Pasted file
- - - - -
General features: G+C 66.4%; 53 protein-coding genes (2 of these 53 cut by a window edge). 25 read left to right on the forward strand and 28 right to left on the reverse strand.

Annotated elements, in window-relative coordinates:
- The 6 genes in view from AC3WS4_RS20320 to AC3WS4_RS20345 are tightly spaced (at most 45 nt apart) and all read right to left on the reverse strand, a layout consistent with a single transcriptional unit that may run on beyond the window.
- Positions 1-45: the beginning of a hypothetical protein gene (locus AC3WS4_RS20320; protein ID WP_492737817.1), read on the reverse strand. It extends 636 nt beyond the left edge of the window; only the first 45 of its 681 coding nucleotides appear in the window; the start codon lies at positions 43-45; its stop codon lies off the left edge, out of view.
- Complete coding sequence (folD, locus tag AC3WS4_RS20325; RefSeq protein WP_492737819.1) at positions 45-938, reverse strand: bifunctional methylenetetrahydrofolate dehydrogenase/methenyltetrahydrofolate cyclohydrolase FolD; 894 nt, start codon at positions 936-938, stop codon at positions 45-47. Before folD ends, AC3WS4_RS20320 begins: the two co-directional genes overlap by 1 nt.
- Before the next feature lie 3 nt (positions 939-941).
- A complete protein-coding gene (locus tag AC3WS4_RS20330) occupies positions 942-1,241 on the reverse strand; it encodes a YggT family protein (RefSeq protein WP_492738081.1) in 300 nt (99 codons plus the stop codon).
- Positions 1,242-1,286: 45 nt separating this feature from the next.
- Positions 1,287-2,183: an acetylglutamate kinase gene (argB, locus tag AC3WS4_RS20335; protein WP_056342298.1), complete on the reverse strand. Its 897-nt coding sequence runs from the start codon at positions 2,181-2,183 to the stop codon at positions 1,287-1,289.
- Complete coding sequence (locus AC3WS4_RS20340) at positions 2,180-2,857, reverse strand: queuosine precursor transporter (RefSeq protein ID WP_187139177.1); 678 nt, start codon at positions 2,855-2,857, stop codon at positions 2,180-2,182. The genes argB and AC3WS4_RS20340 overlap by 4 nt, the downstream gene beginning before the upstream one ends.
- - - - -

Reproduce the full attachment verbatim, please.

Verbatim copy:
General features: G+C 66.4%; 53 protein-coding genes (2 of these 53 cut by a window edge). 25 read left to right on the forward strand and 28 right to left on the reverse strand.

Annotated elements, in window-relative coordinates:
- The 6 genes in view from AC3WS4_RS20320 to AC3WS4_RS20345 are tightly spaced (at most 45 nt apart) and all read right to left on the reverse strand, a layout consistent with a single transcriptional unit that may run on beyond the window.
- Positions 1-45: the beginning of a hypothetical protein gene (locus AC3WS4_RS20320; protein ID WP_492737817.1), read on the reverse strand. It extends 636 nt beyond the left edge of the window; only the first 45 of its 681 coding nucleotides appear in the window; the start codon lies at positions 43-45; its stop codon lies off the left edge, out of view.
- Complete coding sequence (folD, locus tag AC3WS4_RS20325; RefSeq protein WP_492737819.1) at positions 45-938, reverse strand: bifunctional methylenetetrahydrofolate dehydrogenase/methenyltetrahydrofolate cyclohydrolase FolD; 894 nt, start codon at positions 936-938, stop codon at positions 45-47. Before folD ends, AC3WS4_RS20320 begins: the two co-directional genes overlap by 1 nt.
- Before the next feature lie 3 nt (positions 939-941).
- A complete protein-coding gene (locus tag AC3WS4_RS20330) occupies positions 942-1,241 on the reverse strand; it encodes a YggT family protein (RefSeq protein WP_492738081.1) in 300 nt (99 codons plus the stop codon).
- Positions 1,242-1,286: 45 nt separating this feature from the next.
- Positions 1,287-2,183: an acetylglutamate kinase gene (argB, locus tag AC3WS4_RS20335; protein WP_056342298.1), complete on the reverse strand. Its 897-nt coding sequence runs from the start codon at positions 2,181-2,183 to the stop codon at positions 1,287-1,289.
- Complete coding sequence (locus AC3WS4_RS20340) at positions 2,180-2,857, reverse strand: queuosine precursor transporter (RefSeq protein ID WP_187139177.1); 678 nt, start codon at positions 2,855-2,857, stop codon at positions 2,180-2,182. The genes argB and AC3WS4_RS20340 overlap by 4 nt, the downstream gene beginning before the upstream one ends.